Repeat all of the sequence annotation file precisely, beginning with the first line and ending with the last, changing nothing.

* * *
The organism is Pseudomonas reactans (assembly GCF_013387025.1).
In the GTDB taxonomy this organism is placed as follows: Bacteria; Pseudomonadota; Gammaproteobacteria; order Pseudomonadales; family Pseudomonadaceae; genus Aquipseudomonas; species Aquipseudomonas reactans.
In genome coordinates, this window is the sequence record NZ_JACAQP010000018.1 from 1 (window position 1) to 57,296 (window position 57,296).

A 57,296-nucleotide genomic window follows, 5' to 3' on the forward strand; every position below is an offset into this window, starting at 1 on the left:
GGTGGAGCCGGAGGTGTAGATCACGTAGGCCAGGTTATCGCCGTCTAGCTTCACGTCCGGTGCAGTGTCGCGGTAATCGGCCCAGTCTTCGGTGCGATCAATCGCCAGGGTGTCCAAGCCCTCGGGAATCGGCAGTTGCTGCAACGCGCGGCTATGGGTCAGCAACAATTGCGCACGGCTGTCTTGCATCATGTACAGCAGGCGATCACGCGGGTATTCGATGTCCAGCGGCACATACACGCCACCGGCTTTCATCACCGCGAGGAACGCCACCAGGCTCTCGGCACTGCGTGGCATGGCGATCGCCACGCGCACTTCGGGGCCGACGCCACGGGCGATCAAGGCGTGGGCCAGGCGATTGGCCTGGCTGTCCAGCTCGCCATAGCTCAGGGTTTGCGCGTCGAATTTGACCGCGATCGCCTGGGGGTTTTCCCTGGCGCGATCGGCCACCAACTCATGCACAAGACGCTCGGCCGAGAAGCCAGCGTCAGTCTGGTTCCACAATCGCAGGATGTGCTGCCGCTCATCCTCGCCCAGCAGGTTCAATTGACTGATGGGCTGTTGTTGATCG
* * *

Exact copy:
The organism is Pseudomonas reactans (assembly GCF_013387025.1).
In the GTDB taxonomy this organism is placed as follows: Bacteria; Pseudomonadota; Gammaproteobacteria; order Pseudomonadales; family Pseudomonadaceae; genus Aquipseudomonas; species Aquipseudomonas reactans.
In genome coordinates, this window is the sequence record NZ_JACAQP010000018.1 from 1 (window position 1) to 57,296 (window position 57,296).

A 57,296-nucleotide genomic window follows, 5' to 3' on the forward strand; every position below is an offset into this window, starting at 1 on the left:
GGTGGAGCCGGAGGTGTAGATCACGTAGGCCAGGTTATCGCCGTCTAGCTTCACGTCCGGTGCAGTGTCGCGGTAATCGGCCCAGTCTTCGGTGCGATCAATCGCCAGGGTGTCCAAGCCCTCGGGAATCGGCAGTTGCTGCAACGCGCGGCTATGGGTCAGCAACAATTGCGCACGGCTGTCTTGCATCATGTACAGCAGGCGATCACGCGGGTATTCGATGTCCAGCGGCACATACACGCCACCGGCTTTCATCACCGCGAGGAACGCCACCAGGCTCTCGGCACTGCGTGGCATGGCGATCGCCACGCGCACTTCGGGGCCGACGCCACGGGCGATCAAGGCGTGGGCCAGGCGATTGGCCTGGCTGTCCAGCTCGCCATAGCTCAGGGTTTGCGCGTCGAATTTGACCGCGATCGCCTGGGGGTTTTCCCTGGCGCGATCGGCCACCAACTCATGCACAAGACGCTCGGCCGAGAAGCCAGCGTCAGTCTGGTTCCACAATCGCAGGATGTGCTGCCGCTCATCCTCGCCCAGCAGGTTCAATTGACTGATGGGCTGTTGTTGATCG